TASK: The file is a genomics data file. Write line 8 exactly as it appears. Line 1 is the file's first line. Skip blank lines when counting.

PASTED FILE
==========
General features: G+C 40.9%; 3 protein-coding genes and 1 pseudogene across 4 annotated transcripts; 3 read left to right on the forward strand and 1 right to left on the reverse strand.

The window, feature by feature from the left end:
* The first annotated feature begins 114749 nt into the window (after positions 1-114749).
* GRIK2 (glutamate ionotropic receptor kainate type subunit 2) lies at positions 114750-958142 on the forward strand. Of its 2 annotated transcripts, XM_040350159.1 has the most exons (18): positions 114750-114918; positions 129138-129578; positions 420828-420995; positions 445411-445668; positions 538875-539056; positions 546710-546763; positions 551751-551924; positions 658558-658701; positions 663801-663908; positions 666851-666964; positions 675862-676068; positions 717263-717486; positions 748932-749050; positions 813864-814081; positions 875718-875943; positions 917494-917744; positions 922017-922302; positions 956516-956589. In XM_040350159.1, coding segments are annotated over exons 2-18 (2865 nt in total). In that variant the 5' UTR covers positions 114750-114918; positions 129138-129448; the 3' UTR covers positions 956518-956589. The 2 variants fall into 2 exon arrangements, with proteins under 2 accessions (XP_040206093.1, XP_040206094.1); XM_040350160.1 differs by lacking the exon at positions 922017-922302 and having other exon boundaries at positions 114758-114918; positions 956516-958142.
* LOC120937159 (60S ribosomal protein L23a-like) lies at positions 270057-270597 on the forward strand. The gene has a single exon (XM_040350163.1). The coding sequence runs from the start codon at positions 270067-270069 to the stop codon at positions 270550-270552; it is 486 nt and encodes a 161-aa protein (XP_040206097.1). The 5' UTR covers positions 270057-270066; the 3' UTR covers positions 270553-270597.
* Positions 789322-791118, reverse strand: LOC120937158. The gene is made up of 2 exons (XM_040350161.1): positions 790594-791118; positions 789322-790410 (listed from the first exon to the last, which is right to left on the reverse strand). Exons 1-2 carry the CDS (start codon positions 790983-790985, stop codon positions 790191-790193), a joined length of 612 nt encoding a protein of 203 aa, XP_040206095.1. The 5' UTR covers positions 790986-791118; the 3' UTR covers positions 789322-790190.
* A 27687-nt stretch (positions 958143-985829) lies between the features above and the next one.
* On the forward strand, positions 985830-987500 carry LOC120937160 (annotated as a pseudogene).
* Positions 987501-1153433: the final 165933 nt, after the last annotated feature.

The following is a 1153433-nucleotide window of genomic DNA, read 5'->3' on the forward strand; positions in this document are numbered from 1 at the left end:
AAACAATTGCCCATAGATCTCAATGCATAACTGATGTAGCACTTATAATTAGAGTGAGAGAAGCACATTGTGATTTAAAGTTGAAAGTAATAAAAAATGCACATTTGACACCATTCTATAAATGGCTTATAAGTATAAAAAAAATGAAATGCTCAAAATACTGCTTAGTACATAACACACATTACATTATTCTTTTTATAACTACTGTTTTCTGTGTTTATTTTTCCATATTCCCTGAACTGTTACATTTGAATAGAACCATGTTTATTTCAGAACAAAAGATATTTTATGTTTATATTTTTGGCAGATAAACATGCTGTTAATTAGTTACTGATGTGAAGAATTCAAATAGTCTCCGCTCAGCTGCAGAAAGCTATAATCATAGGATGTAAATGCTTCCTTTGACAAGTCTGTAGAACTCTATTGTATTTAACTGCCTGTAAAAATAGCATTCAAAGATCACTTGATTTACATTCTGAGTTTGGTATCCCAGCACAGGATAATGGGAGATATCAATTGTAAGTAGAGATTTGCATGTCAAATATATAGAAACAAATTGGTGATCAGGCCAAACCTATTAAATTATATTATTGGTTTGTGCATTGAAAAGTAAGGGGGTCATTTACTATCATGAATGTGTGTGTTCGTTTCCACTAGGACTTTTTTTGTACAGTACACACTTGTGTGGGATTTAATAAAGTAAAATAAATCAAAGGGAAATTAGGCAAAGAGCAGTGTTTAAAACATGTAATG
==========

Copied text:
* On the forward strand, positions 985830-987500 carry LOC120937160 (annotated as a pseudogene).